“Great idea.” I hustle over to a table that overlooks the lake, yet has the building behind us so we don’t become the victims of a blitz attack. Perfect.
Within thirty seconds, my mind wanders back to the take-out window. When Bob ordered the cook definitely smirked. Did he tamper with the batter? Maybe he injected the belly of the clams with succinylcholine. In the hopes of finding someone else who ordered the same thing, my gaze roams the deck. Two tables over a tattooed biker is inhaling clams faster than anyone I’ve ever seen, his cheeks puffed like a chipmunk with a mouthful of hazelnuts.
Hmm…he seems okay. Maybe I imagined the smirk. Is the danger all in my head? To be safe, I study him for signs of a heart attack.
Bob scoots in beside me. “Did you hear me?”
“What?” I shake the reverie from my mind. “Sorry. I was admiring the view.”
“I said, the clams smell delicious, don’tcha think?”
Eagle-eyes on the biker, my fake smile drops. “Maybe we should order the lobster instead.”
“Ooh, that sound good. But I already paid.”
Boisterous laughter breaks from the biker, his beer-belly jiggling like St. Nick. No outward signs of poisoning, though.
“You’re right,” I concede. “They do smell awesome.”
Fireworks boom overhead as the waitress sets our Styrofoam containers on the table.
Nonchalantly as possible, Bob steals an onion ring off my plate and turns his gaze to the heavens. “Wow. The colors are cool this year.”
“Yeah, they really are.” How many killers are using this opportunity to shoot their spouse, friend, or perfect stranger? We’d never hear the gunfire.
“Why so early, I wonder.” He sips his sweet tea, ice crackling against the straw. “They usually wait till dark.”
“That is odd.” I was right. This display is a diversion for something darker, something murderous, something sinister.
“You think this is a cover-up of some kind, don’tcha?”
“What?” I swat my hand. “Don’t be ridiculous.”
A smile broadens on his sun-kissed face. “Oh, come on. It’s me you’re talkin’ to.”
“Okay, fine. You caught me. But seriously, who sets off fireworks during the day?”
“But why not wait till dark?”
“Maybe they have young kids.”
I shrug one shoulder. “Maybe, maybe not.”
“What, you think it’s to cover for gunshots?”
A buttery clam slides down my throat. “Let’s just say I find it awfully convenient.”
“You must have the victim picked out too. So, tell me. Who’s the guy killing? I’m guessing the killer’s a man.”
Ignoring the sexist remark — crime writers know all too well that women can be just as vicious as men — I respond, “Someone close. Friend or spouse.”
As Bob claws through my subconscious, he studies my expression for what feels like twenty years. “Oh, my aching head. You’ve already planned what they’re gonna do with the body. That’s why you’ve been so quiet today.”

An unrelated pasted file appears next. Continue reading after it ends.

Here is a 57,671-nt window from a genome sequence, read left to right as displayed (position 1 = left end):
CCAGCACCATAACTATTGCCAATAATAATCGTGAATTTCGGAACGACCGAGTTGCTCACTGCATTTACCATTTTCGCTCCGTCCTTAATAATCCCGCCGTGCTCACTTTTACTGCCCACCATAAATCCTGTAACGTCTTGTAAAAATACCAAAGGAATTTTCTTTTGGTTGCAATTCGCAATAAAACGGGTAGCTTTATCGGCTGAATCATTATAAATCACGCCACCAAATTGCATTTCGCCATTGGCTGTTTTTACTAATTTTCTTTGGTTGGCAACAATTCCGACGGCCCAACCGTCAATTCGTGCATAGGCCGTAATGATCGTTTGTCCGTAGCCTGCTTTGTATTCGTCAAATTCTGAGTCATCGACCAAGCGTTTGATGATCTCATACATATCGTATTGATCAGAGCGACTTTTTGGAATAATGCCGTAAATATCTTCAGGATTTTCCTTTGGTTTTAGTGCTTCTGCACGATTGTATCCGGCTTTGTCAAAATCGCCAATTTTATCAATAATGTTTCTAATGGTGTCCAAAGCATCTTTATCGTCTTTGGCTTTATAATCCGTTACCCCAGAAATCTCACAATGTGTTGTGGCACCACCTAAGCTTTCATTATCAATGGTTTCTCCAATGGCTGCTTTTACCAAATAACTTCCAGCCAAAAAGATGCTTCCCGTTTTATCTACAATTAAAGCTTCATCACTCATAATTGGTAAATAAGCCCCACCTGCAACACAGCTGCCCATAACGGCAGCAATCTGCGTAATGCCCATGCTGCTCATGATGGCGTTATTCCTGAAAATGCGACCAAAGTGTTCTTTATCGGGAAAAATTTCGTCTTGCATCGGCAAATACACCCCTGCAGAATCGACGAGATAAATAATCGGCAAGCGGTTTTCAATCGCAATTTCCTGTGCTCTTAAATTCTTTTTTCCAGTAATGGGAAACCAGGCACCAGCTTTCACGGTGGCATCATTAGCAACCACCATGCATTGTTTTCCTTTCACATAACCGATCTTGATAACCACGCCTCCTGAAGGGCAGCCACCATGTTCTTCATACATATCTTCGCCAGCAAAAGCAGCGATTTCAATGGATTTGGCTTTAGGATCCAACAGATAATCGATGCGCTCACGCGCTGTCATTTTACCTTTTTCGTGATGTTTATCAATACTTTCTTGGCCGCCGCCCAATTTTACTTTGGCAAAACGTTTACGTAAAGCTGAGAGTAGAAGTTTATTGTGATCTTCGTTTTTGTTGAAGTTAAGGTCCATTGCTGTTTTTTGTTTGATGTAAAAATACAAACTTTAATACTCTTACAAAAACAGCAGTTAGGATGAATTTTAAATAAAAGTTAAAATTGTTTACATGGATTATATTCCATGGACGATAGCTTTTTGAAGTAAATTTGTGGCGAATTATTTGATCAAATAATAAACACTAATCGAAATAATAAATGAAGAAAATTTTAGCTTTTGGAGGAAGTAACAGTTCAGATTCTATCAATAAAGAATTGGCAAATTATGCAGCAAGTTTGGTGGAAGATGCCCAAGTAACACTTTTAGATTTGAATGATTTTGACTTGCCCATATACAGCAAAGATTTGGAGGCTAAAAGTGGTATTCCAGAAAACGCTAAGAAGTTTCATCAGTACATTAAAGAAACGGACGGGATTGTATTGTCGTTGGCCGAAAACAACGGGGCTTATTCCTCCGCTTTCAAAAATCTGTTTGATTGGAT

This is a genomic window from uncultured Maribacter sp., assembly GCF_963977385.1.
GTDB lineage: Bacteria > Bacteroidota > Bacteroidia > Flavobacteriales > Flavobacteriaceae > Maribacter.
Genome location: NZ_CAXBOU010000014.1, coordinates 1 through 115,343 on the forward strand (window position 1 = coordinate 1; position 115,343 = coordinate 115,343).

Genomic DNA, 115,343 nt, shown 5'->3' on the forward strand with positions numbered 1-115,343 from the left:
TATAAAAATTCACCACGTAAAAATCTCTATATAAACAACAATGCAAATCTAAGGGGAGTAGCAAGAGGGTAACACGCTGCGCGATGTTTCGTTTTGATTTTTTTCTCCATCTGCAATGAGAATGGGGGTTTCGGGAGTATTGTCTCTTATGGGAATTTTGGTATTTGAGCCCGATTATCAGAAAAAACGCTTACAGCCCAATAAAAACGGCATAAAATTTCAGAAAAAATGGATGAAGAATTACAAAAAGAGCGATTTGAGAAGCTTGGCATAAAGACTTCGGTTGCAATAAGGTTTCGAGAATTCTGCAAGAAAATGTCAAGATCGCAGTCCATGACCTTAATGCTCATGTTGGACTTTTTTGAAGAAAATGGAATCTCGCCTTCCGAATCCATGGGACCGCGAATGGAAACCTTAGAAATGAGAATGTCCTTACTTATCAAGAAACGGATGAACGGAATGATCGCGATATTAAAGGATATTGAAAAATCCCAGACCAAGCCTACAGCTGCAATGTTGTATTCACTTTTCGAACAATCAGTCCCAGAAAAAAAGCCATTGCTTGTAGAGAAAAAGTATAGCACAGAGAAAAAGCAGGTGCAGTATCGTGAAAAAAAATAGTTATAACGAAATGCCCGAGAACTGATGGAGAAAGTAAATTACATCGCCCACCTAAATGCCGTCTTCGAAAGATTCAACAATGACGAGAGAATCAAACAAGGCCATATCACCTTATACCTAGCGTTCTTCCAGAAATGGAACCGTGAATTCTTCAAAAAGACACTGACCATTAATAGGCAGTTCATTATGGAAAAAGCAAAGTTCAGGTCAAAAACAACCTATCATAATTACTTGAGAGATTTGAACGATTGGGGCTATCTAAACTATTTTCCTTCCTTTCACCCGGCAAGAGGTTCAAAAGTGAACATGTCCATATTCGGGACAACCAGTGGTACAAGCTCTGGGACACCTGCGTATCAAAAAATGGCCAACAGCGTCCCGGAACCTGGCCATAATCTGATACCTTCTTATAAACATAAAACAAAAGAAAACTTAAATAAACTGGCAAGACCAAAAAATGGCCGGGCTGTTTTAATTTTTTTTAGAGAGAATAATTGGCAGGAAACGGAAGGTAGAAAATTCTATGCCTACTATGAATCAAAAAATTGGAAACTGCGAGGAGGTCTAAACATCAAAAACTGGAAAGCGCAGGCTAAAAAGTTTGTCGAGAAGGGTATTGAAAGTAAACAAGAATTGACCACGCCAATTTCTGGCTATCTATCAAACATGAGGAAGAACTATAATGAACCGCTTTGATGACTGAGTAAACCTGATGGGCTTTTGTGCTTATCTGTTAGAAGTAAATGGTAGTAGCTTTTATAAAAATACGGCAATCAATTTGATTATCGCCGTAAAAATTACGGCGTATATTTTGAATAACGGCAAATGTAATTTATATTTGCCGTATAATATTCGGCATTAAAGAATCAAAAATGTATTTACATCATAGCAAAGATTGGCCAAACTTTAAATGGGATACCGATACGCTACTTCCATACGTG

“C’mon. Lay it on me. Who’s the killer?”
I lean aside. Lower my voice and speak from the corner of my mouth. “See the guy to your leftt? Not the one with the clams. The next table up.”
“The dude that’s alone?”
“Yup. He’s got wicked Manson eyes. It’s not the first time I’ve seen him today, either.”
I slam down my cup. “He does. I swear.”
“I thought you were taking a couple days off.”
“Whaddaya mean? I am.”
“Really? This entire day you’ve been plotting.”
“I’m tellin’ you, there’s something off about that guy. Look at the way he watches everyone. He’s planning three moves ahead. Mark my words.”
“Uh-ha.” Bob pops another clam into his mouth.
“Fine. You don’t believe me? I’ll prove it.”
“While you were neck-deep in Patterson’s world, I was ensuring our safety. You can thank me later, by the way. That dude, the guy who obviously has murder on his mind, is the same man who was sitting two chairs over from us on the beach.”
Bob’s gaze travels over to his table, then returns. “Do you think he followed us?”
I lift both shoulders. “It’s possible.”
“What’re you planning?”
“Nothin’. I just, y’know, wanna make sure everything’s copasetic.”
“And when we go back to our towels I’ll strike up a conversation, feel him out. Then you’ll see.”
He stuffs another clam in his mouth. “You’re gonna get us thrown off the beach again, aren’tcha?”
“Whatever. You are so gonna owe me an apology.”
After our meal, which was fabulous by the way — admittedly, I might’ve judged the cook too harshly — we return to our spot on the beach. Bob nudges me with his elbow, dares me to go through with my plan.
“I was gonna digest for a little while first, but fine. Now’s as good o’ time as any.” I wrap the towel around my waist and approach the killer. “Excuse me. Do you have the time?”
The guy glimpses his watch. Probably stolen. It was way too nice. Any man who wears knee socks with sandals does not buy an expensive watch. “Two o’clock.”
“Thanks. So…” I delay to summon the courage to call him out. “Nice day, huh?”
Bob appears at my side, and I startle. “Do you live around here?” he asks.
“For now. I’m only here for a short time.”
“Short time, eh?” Just long enough to, say, kill your ex-wife and disappear? I toss Bob the I-told-you-so look.
“I’m transferring out of state to be closer to my family.”
Likely excuse. “Uh ha,” I say, glib.
“What kind of work do you do?” asks Bob.
“I’m a detective.”
“You don’t say?” He slips his arm around my waist and pulls me near, relishing over his win. “My wife’s a crime writer. You wouldn’t believe what she–”
I elbow him in the gut, stopping him mid-sentence.
“Ah, I see.” As if everything makes sense now, he gives my husband a knowing nod. “Okay, well, have a great day.” When he turns to leave, he pats Bob’s shoulder, hushes, “My ex-wife was a crime writer. Poor bastard. I feel for ya, buddy.”